COVID-19 challenging for tri-county spas and salons
Prior to the outbreak of the COVID-19 virus, the region’s salon and spa businesses had witnessed a transformation of their business model, moving toward memberships and express services as customers integrated them into a broad approach to wellness.
In recent weeks, though, the heavily touch-based businesses have been among the hardest hit by shelter-in-place orders that aim to stop the virus’s spread.
“We’re seeing this as an opportunity to figure out ways to serve the needs of our guests a little bit better,” said Natasha Prybyla, owner of Sloco Massage in San Luis Obispo.
In the months leading up to the closures, salon and spa businesses were seeing the same business model disruption that previously hit the fitness industry, said Amaya Weddle, vice president of research and product marketing at Mindbody, in a report prepared for the Business Times.
Dubbing them “boutique beauty and grooming” firms, the new entrants, “capitalize on easily bookable, ‘snackable’ beauty services consumers can get on the go, or pop into during a 30-minute lunch break,” Weddle said.
For Prybyla, a certified B Corp, that’s meant developing a new membership option, so customers can drop in for quick, high-demand services like cryotherapy and dry salt therapy, which can each be done in under 15 minutes, or 20-minute somadome meditation pods.
“We’re hearing from them that finding an hour once a month for themselves was really challenging,” she said. “Over time we were seeing that people just wanted more express services.”
The change reflects her approach to wellness, she said, which positions the services as part of a therapeutic, preventative regimen to help boost the immune system and recovery.
“We spend a lot of time in front of a computer, or in a car, and those things can be hard on your body,” she said. “I think it’s just teaching people to be curious about their health and listen to their body. Coming in once a month isn’t going to create a wellness lifestyle, but it’s a good place to start.”
Heading into 2020, the business was growing at 30-40 percent per year, she said, including a January that brought in record revenue. In February, the company was on track to make $1 million in sales for the year, but shelter-in-place orders that came down from San Luis Obispo County March 19 brought business to a standstill, and Sloco Massage was forced to lay off its 15 employees.
Prybyla said she plans to offer retail products through an online store in the coming days, but she’s taking the downtime as an opportunity to do some long-term planning for the business, including revamping the menu and pricing.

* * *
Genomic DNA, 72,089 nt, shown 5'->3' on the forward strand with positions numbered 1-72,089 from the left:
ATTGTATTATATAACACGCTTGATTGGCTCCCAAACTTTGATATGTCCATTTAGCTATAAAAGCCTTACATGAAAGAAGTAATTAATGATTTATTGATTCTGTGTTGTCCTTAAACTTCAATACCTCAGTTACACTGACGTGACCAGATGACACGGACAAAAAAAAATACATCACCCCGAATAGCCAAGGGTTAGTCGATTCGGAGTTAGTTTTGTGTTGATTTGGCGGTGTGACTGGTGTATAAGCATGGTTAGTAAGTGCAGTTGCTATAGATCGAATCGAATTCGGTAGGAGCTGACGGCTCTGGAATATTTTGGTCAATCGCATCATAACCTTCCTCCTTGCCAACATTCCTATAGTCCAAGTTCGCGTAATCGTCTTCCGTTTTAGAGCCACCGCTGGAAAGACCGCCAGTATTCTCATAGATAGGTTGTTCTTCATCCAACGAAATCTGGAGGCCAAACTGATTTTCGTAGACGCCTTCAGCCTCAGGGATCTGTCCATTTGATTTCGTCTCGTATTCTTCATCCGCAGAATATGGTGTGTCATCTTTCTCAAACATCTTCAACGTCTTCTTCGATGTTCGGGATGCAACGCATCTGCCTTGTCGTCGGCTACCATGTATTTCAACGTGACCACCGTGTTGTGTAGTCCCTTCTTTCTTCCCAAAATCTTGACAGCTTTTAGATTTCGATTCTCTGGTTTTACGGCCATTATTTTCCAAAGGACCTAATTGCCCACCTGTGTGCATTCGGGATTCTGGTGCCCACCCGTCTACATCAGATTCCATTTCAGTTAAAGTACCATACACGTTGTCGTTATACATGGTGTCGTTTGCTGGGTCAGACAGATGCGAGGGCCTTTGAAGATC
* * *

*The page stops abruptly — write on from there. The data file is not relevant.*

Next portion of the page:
A la carte services have been on the menu for Carlyle Salon and Style Bar in Santa Barbara since it opened seven years ago, said owner Lisa Gaede.
“I knew I wanted to do a simple menu, and that’s really taken off,” Gaede said.
While salon and spa treatments have traditionally been viewed as a luxury, customers are increasingly choosing low-maintenance options and looking at quick appointments for things like blowouts as an efficient styling alternative, she said.
“It’s a little bit about pampering themselves, but they’re also saving themselves time because they’re not having to take the time to do it at home.”
The salon closed shortly before the orders went out from the county, Gaede said, and all but one administrative employee was laid off. Since then, it has stayed connected with clients through email and social campaigns, helping set up delivery of products through their distributors.
In the meantime, Gaede and Prybyla said they’ve tried to cut costs in other ways, including talking to landlords and vendors, downgrading services like text messaging for customers, and taking advantage of offers for free digital tools like Adobe, MindBody and Shopify.
“I’ve been just trying to find little expenses that might add up, but it’s amazing how many companies are stepping up to help small businesses,” Prybyla said.
As businesses and consumers shift toward boutique offerings, MindBody estimates the segment will grow some 15 percent annually through 2025.
Moreover, Weddle found, they’re more likely to have multiple locations or franchises, sell more memberships and packages than typical salon and spa businesses, and rely more on technology for bookings, with mobile discovery a critical element in their growth.
Even prior to the outbreak, live streaming and virtual offerings were also on the rise.
“With the growth of on-demand and live streaming products like Peloton and others, business owners are looking for solutions to keep their customers engaged inside and outside of the studio,” Weddle said, with a third of customers on the MindBody app incorporating digital workouts into their routines.
In response to the outbreak, MindBody accelerated its development of a video platform for its customers, said CEO Rick Stollmeyer.
The impacts have stretched across the wellness industry, “and the stakes are incredibly high for them,” Stollmeyer said in a statement to the Business Times. “Many have seen their revenue severely reduced or even shut off entirely by the crisis.”
While she expects to see a return to the long-term trend after the global health crisis has passed, not knowing when the restrictions will lift makes it difficult to communicate with clients and plan for reopening, Gaede said.
“We want them coming back to us and we want to keep them as clients,” she said. “It’s probably going to be overwhelming, to be honest.”
• Contact Marissa Nall at firstname.lastname@example.org.